It’s been tough to get a strong enough cell signal to update recently, so here is a continuation from the last post about Uganda (Down Goes the Pipe). After leaving the Rosser family with my new awesome rock breaking tool that they welded from the leafspring, I spent 11 hours on buses and got to … More Bulldozer
For three days, we tried to break out that rock and for three days, we chipped away at it, pulled out buckets of soil and rock pieces and yet, we did not progress past 87′. The fact that we have an 87′ borehole is exciting for me – it’s the deepest I’ve drilled to date! … More Down goes the pipe!
We finished the Rain Water Catchment (Plan “B”) project in Butenga! It took about a week and a half to get the material to the site, but only three days to complete the work. Planning and scheduling can be quite difficult in the field. The town, Luweero, that we go to for most of the … More Rain, rain, please STAY!
Remember how we were slowly chipping away at the rocks in Butenga? Our daily routine looked like this: Drill, get stuck on a rock, hand-dig out the rocks, shovel them into a bucket to be dumped outside of the pit. Find softer soil, drop the drill into the pit (thinking that perhaps we had passed … More Plan “B”
4 (or 5) countries in 2 months. Lots of projects ahead of me! … More My Next 4 (0r 5) Countries
I wanted to share some stories from my trip to Uganda. Below is about an awesome young woman, Jennifer Kragt. After I finished the two Hydromissions projects, I took a day-long bus ride to visit my friend and check out her region for future drilling opportunities. When I arrived in Soroti, I was picked up … More Her Heart Beats for Karamoja
This is a my attempt at sharing some more photos and stories from Uganda. It is a weak start but these will get better! No matter how long my trip – whether it is 1 week or 8 weeks – my “luggage” is always the same. One single backpack. I tease my trainees that come … More Where is my pillow?!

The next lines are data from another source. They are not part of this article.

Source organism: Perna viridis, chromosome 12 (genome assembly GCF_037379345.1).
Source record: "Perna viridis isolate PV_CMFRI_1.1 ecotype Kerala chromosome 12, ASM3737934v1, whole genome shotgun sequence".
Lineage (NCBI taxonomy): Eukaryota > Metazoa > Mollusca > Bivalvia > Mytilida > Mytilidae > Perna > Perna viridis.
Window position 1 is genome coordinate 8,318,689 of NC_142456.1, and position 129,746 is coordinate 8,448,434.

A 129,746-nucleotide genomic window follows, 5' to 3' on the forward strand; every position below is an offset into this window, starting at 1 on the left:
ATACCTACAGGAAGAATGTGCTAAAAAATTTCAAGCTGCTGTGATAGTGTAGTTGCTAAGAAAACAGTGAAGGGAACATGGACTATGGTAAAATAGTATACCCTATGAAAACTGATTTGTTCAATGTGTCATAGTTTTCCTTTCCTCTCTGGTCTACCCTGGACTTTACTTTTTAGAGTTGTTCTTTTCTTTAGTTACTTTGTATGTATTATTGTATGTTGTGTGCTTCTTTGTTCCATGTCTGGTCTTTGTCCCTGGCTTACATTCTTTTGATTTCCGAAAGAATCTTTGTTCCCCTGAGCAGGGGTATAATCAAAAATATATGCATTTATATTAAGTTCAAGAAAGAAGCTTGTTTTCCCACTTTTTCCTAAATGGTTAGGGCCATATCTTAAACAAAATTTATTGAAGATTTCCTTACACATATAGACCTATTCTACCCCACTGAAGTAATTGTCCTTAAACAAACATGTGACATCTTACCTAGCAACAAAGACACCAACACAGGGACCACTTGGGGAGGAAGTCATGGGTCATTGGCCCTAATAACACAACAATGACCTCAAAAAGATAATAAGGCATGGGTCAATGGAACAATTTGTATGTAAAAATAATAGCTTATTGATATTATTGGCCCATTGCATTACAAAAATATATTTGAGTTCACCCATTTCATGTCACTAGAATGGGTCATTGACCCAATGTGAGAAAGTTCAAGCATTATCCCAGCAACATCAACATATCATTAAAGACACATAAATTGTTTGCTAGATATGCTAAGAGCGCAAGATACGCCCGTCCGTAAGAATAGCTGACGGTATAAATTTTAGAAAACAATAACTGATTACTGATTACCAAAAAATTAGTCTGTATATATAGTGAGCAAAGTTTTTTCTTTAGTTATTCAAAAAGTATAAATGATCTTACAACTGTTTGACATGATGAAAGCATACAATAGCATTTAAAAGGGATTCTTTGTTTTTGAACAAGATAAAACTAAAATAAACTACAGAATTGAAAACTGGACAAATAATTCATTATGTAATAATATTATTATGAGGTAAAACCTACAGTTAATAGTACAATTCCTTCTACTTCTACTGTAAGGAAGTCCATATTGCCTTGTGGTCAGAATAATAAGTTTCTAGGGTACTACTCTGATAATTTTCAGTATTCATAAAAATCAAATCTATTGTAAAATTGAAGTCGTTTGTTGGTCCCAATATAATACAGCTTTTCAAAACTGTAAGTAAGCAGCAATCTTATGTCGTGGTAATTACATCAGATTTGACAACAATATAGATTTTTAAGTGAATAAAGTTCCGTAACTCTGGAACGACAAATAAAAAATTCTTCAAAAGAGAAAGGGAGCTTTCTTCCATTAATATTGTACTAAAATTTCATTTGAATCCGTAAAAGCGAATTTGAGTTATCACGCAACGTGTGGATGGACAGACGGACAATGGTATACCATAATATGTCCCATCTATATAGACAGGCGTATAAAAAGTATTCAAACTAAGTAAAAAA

My original flight would have brought me home very late tonight, but I was able to hop on an earlier flight once I got back to Kampala. P.S. My first breakfast in the States: brownies in chocolate ice cream! Such a healthy start! Arua to Kampala was an 8 hour bus ride. I was excited … More Home!
So, Uganda is one of the countries where everyone drives on the left side of the road. Besides almost getting hit by just about every moving vehicle during my time here, I also found that walking on the left side is odd for me to process. Not in a general sense – people weave all … More I have to learn how to walk on the left side of the road!
So, why did we generally walk or take a boda (motorbike) the two-ish miles between our host house and the orphanage in Iganga?…because otherwise we’d spend 30 minutes trying to get the truck through the narrow gate (Isaac hardly ever made it through the gate on the first try so we’d have to push the … More I saw a wild animal…other than vultures, rats, giant worms, lizards and spiders (finally!)